Publication Type

Journal Article

Publication Date

9-1991

Abstract

Under the most current constitution, written in 1982, the citizens of the PRC are guaranteed freedom of the press, speech, assembly, association, procession, and demonstration; furthermore, all citizens enjoy the rights and assume the responsibilities prescribed by the constitution and the law. In 1989, following the student democracy demonstrations in the PRC, the government circulated a draft of the law concerning assemblies, processions, and demonstrations for public comment. While the 24 articles of the draft legislation effectively removed the right to free public protest by interposing a variety of administrative procedures governing proscription of venue, application, approval, and review, the eventual law did make some attempt to "democratize" the process. Even so, the public security organs now have absolute power to cancel protest activities and arrest any participants or organizers and the category of areas designated as "off limits" to public assemblies has been expanded. The way in which the legislation was passed, its constitutional language, and the ascription to regulation for the protection of citizens' rights reveal the utility of legality in ensuring political legitimacy and highlight the manipulation of the legislative process in the PRC by the government as motivated by foreign policy concerns.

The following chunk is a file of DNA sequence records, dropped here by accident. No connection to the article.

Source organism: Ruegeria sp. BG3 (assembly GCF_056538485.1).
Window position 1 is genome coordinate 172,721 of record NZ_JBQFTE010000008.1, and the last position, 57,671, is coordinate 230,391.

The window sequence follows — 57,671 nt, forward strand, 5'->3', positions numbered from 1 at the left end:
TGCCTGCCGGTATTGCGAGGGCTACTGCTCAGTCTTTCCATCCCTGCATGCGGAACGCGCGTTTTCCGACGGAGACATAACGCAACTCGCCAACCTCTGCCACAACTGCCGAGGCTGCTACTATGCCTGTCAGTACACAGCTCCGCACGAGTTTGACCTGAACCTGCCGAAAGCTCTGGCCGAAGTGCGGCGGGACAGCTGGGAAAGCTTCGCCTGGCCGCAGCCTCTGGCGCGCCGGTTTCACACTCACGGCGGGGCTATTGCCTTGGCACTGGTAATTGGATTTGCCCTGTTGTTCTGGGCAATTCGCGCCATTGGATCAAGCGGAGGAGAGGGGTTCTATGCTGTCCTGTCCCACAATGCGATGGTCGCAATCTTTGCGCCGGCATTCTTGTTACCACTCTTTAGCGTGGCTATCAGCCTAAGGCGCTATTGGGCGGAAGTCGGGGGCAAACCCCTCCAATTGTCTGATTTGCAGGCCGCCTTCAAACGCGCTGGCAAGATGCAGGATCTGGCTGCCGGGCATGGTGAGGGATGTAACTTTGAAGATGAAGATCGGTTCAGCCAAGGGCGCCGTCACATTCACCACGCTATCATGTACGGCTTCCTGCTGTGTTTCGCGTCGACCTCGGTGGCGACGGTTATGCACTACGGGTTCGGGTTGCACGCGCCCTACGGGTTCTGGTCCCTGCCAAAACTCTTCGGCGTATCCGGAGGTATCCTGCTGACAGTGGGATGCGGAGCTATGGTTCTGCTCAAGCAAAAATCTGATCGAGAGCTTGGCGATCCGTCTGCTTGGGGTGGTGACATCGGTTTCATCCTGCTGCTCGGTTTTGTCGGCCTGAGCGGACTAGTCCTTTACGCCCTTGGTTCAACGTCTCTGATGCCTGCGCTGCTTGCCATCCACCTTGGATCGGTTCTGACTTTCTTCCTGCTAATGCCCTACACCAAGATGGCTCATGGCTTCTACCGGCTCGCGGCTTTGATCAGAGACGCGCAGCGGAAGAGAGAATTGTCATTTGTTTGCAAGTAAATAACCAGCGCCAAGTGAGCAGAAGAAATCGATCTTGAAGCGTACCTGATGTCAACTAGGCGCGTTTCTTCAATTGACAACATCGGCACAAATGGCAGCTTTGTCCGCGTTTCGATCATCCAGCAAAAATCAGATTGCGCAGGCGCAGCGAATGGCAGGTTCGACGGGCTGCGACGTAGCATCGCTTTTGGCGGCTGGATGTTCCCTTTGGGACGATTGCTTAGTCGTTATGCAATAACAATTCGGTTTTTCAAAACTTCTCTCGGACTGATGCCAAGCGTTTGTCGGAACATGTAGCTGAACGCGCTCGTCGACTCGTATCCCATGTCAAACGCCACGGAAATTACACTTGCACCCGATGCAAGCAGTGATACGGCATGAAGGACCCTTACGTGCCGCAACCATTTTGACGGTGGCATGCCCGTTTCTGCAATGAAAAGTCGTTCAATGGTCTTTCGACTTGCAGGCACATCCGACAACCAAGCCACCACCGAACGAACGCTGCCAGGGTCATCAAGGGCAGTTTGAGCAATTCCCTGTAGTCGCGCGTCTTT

Keywords

Freedom of assembly and association, Legislative impact, China

Discipline

Asian Studies | Constitutional Law | Legislation

Research Areas

Law, Society and Governance

Publication

Journal of Law and Society

Volume

18

Issue

1

First Page

365

Last Page

373

ISSN

0263-323X

Publisher

Wiley: 9 months

Creative Commons License

Creative Commons Attribution-Noncommercial-No Derivative Works 4.0 License
This work is licensed under a Creative Commons Attribution-Noncommercial-No Derivative Works 4.0 License.

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